TRACI GRIGGS: So Trillia, why is it so important for us as Christians to stay engaged in the world, even in tough, complicated, and sticky parts of it?
TRILLIA NEWBELL: That’s a great question. We are called to be ministering in the world, ministers of reconciliation. We are to make disciples, and we can’t make disciples of all nations if we’re not a part of our communities and the world, and we are to be lights in the world. And so, it’s incredibly important for the mission of Christ and for the gospel to go forward that we are a part of our communities and engaging in the world and all of its fears. I think it’s a matter of gospel proclamation, both with our words and our lives.
TRACI GRIGGS: And it can be tempting at times, can’t it, to just say, “I’m just done with it. I’m just going to concentrate on my relationship with God.” It can be hard to stay in the world sometimes. We’ve got some tough things going on right now.
TRILLIA NEWBELL: That is probably my everyday temptation to completely want to withdraw and just throw my hands up, but that sort of hopelessness is not what God calls us to. We mourn with hope, right? So, we’re unique in the way that we think about engagement because we have the hope and we have the best news that everyone needs to hear, but absolutely. And I would say there are times when it’s appropriate, and it’s good to withdraw. Jesus withdrew to pray. What I’m thinking about when I’m talking about being in the world is not being consumed by the world or to engage endlessly. I think there are times when we need to rest and withdraw, to be refreshed, and to submit ourselves to the Lord. So, there’s a limit to it, and I think one that is healthy.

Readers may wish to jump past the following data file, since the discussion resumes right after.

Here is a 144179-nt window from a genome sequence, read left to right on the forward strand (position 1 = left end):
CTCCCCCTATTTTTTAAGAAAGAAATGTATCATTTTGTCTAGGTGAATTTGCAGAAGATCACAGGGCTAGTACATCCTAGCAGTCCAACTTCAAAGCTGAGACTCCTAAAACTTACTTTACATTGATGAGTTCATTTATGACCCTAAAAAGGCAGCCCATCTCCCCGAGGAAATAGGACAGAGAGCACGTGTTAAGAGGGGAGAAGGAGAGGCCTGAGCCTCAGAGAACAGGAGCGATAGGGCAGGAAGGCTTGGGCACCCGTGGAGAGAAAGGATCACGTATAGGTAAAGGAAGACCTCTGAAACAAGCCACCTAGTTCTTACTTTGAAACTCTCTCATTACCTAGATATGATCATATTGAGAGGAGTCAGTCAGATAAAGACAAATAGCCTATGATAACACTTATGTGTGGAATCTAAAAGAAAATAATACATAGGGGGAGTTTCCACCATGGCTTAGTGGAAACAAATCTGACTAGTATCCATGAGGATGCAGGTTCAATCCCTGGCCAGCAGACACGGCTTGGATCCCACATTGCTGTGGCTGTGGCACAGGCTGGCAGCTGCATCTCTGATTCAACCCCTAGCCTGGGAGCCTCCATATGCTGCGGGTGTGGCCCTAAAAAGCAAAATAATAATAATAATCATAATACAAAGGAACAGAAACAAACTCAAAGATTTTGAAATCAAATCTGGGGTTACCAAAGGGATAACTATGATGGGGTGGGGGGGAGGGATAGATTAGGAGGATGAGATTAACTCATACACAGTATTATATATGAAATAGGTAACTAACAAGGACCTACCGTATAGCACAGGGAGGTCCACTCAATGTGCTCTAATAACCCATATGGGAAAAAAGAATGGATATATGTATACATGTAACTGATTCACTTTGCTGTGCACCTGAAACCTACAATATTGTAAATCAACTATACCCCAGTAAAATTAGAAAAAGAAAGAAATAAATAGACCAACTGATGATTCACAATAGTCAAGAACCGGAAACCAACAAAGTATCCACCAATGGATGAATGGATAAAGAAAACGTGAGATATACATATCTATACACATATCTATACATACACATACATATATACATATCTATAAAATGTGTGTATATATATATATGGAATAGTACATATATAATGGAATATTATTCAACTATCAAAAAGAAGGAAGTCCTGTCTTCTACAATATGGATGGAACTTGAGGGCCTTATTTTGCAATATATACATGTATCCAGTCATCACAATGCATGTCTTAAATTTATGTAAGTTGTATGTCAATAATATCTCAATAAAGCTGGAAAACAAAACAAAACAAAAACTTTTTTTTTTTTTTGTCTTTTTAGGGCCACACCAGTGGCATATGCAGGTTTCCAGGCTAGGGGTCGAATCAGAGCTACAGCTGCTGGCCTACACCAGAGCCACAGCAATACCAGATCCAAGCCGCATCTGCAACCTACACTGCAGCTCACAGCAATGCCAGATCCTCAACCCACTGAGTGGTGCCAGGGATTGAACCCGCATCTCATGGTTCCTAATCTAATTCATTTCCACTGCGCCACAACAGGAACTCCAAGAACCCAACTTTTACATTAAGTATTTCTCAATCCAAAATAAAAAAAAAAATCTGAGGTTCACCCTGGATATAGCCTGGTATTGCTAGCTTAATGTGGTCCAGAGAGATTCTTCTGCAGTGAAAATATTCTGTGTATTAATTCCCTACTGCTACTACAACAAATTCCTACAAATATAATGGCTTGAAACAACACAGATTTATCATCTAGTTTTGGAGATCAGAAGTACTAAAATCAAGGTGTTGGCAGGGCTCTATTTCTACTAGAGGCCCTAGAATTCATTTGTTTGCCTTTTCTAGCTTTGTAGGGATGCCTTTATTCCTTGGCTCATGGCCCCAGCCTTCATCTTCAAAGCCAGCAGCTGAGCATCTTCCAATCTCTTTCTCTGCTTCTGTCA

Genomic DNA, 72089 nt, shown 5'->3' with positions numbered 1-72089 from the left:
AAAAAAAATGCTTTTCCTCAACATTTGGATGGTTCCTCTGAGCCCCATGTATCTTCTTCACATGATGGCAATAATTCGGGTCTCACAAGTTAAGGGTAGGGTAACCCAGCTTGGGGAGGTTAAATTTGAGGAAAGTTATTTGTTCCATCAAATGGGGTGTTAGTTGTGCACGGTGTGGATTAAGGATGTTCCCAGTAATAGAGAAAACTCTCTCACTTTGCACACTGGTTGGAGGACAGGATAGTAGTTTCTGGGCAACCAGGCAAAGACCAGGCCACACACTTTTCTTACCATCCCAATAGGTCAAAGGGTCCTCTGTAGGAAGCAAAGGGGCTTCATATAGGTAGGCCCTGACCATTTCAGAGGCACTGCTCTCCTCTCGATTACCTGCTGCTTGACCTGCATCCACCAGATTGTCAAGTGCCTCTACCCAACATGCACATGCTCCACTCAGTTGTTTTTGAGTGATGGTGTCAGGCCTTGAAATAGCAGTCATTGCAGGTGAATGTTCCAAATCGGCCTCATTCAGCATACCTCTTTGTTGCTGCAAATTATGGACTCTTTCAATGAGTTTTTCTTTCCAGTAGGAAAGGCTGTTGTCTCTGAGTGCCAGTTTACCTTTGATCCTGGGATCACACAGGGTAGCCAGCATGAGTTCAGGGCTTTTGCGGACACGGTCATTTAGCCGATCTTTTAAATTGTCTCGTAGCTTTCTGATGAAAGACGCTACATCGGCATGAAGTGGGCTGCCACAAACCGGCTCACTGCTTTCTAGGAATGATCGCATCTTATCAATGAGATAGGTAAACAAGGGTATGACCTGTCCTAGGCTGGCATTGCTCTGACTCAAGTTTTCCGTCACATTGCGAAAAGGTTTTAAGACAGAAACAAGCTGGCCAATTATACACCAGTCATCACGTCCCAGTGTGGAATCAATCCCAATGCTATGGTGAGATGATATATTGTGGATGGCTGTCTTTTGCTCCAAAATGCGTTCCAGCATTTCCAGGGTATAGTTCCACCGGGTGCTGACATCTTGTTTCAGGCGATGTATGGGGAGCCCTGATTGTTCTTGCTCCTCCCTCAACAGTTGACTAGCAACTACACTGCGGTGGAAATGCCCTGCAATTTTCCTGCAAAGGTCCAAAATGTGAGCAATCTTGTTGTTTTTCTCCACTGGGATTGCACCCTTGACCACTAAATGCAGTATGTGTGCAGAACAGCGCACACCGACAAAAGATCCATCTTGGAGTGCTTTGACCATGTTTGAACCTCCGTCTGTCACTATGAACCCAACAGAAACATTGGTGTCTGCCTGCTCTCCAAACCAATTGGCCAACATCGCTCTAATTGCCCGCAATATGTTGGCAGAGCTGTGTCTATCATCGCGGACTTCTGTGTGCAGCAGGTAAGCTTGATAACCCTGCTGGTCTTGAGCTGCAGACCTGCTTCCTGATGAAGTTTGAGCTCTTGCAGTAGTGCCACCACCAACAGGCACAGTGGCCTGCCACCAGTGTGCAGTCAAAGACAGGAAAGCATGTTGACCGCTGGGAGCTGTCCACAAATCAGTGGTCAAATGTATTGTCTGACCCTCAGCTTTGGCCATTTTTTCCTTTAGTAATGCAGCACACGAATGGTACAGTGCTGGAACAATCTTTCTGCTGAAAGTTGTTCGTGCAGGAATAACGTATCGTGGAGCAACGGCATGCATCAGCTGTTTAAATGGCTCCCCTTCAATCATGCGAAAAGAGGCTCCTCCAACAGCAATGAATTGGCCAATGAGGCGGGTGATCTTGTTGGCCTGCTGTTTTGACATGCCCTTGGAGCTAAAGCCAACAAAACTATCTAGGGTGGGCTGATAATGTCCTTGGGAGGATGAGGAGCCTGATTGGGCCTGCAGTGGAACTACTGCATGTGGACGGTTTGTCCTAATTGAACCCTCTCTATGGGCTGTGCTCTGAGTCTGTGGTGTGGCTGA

TRACI GRIGGS: So, what do you think is distinctive about the ways that we live and speak if we are doing so as Christians in our culture?
TRILLIA NEWBELL: Ultimately, it’s about love, right? So, we have a very hard call to love God with all our hearts, minds, souls, and strength, and to love our neighbor as ourselves. And that includes loving enemies. That includes loving those who don’t love us back. This call to love also is what motivates our engagement in the world. We are to speak truth, for example, speak truth in love. So, we want to challenge where we see things that are unbiblical. So we’re going to challenge them with our words, but we’re going to do it distinctly because it’s out of a love for others. And so, that’s pretty unique I think.
TRACI GRIGGS: We probably all have seen times when we have tried to speak the truth in as much love as we can, but it still comes across as being very critical and possibly even cynical. How do we walk that line do you think?